Doi does not pursue this idea politically. But it seems that the publicly exposed politician must be ritually purged for the sake of those who have kept closer watch on their closet doors. This would explain the "holier than thou" mentality that has motivated some Japanese politicians, bureaucrats, and journalists to take former Prime Minister Kakuei Tanaka to the cleaners for keeping too many ura behind his Lockheed omote. Next in line to be sacrificed for losing control of their honne are a flock of Marcosgate suspects.
Doi's most original contribution to the Japanese-are-unique school (which should please the New Japanologists) is an effort to explain the love that Japanese are rumored to have for nature. According to him, Japanese can trust nature completely because it has no omote/ura.
Japanese minds may not be torn by "the Christian conflict between spirit and flesh" (Doi is a Catholic), or burdened by "the severe dichotomy of subject and object that is inherent in the Western philosophical tradition" (and also a Freudian). But, Doi argues, "the Japanese are afflicted, nevertheless, with the splitting of consciousness into omote and ura, [and they] seek to be one with nature precisely because of this affliction."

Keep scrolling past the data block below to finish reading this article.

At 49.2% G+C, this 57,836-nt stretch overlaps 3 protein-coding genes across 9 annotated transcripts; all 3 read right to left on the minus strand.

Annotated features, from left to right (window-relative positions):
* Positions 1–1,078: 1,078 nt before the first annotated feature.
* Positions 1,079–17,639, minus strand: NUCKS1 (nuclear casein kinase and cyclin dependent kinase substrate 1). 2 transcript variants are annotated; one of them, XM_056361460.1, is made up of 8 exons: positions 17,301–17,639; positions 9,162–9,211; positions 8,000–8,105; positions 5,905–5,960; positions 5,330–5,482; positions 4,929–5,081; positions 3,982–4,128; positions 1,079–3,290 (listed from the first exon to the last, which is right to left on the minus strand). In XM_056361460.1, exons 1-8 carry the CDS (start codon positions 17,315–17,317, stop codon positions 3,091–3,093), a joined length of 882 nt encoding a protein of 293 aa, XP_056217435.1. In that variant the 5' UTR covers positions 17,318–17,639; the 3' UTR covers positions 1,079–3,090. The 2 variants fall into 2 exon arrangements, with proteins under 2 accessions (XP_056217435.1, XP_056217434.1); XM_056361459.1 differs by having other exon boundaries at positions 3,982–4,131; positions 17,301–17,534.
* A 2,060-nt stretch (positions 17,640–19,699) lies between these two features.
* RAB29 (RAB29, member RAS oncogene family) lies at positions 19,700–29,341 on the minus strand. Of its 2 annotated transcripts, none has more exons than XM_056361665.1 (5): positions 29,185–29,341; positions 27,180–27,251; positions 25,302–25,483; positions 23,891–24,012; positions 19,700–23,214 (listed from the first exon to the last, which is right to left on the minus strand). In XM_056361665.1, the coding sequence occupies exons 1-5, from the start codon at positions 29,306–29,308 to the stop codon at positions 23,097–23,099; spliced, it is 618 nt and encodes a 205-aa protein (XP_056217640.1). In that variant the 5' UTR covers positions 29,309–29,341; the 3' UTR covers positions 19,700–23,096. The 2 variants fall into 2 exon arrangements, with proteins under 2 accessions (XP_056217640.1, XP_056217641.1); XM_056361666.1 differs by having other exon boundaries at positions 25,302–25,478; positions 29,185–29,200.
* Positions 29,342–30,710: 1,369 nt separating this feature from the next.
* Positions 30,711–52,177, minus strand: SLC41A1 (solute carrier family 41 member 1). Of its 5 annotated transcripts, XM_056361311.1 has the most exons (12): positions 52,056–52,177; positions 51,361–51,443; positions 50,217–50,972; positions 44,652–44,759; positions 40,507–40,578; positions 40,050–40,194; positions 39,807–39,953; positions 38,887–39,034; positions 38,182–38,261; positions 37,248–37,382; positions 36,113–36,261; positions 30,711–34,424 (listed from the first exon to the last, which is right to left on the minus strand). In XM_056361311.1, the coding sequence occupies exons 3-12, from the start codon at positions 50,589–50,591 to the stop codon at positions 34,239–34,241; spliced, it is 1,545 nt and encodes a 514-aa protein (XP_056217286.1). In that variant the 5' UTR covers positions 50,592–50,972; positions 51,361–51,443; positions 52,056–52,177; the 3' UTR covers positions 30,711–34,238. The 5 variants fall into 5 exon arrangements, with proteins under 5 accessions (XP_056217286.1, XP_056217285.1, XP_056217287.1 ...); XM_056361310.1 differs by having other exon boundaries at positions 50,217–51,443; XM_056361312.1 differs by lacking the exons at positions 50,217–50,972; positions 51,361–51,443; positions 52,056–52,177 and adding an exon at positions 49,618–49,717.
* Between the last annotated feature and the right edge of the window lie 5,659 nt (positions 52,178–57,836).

Doi believes that "the Japanese turn to nature for healing when their hearts are split, when they weary of this splitting of consciousness [between omote and ura]." By this he seems to mean that Japanese who suffer stress, because their culture obliges them to deal with human conflict by concealing their inner feelings, can redeem a measure of self-esteem in nature -- as though nature wears its heart on its sleeve just to remind its Japanese dependents that it has not been sullied by the "something [that they find] unsatisfying about the way [they] deal with human conflict." Or do not deal with it.